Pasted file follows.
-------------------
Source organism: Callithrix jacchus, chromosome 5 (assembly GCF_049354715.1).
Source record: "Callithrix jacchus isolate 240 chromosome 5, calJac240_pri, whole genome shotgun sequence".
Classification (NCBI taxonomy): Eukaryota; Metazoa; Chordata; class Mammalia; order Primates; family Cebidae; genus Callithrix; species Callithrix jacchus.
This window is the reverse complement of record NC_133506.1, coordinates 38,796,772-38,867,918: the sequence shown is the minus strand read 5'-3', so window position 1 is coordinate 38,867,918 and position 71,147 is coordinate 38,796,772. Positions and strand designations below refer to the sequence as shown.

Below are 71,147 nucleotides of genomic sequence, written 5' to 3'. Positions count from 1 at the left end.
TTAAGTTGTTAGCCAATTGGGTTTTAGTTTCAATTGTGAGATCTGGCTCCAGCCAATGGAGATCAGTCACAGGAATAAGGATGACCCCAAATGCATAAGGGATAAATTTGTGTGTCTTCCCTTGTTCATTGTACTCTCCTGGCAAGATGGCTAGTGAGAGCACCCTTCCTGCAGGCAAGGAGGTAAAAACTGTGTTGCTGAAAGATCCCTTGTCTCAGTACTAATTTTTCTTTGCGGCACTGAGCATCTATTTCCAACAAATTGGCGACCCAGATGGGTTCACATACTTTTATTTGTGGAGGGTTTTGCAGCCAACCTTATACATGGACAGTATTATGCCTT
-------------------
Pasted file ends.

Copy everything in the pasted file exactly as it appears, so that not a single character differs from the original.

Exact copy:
Source organism: Callithrix jacchus, chromosome 5 (assembly GCF_049354715.1).
Source record: "Callithrix jacchus isolate 240 chromosome 5, calJac240_pri, whole genome shotgun sequence".
Classification (NCBI taxonomy): Eukaryota; Metazoa; Chordata; class Mammalia; order Primates; family Cebidae; genus Callithrix; species Callithrix jacchus.
This window is the reverse complement of record NC_133506.1, coordinates 38,796,772-38,867,918: the sequence shown is the minus strand read 5'-3', so window position 1 is coordinate 38,867,918 and position 71,147 is coordinate 38,796,772. Positions and strand designations below refer to the sequence as shown.

Below are 71,147 nucleotides of genomic sequence, written 5' to 3'. Positions count from 1 at the left end.
TTAAGTTGTTAGCCAATTGGGTTTTAGTTTCAATTGTGAGATCTGGCTCCAGCCAATGGAGATCAGTCACAGGAATAAGGATGACCCCAAATGCATAAGGGATAAATTTGTGTGTCTTCCCTTGTTCATTGTACTCTCCTGGCAAGATGGCTAGTGAGAGCACCCTTCCTGCAGGCAAGGAGGTAAAAACTGTGTTGCTGAAAGATCCCTTGTCTCAGTACTAATTTTTCTTTGCGGCACTGAGCATCTATTTCCAACAAATTGGCGACCCAGATGGGTTCACATACTTTTATTTGTGGAGGGTTTTGCAGCCAACCTTATACATGGACAGTATTATGCCTT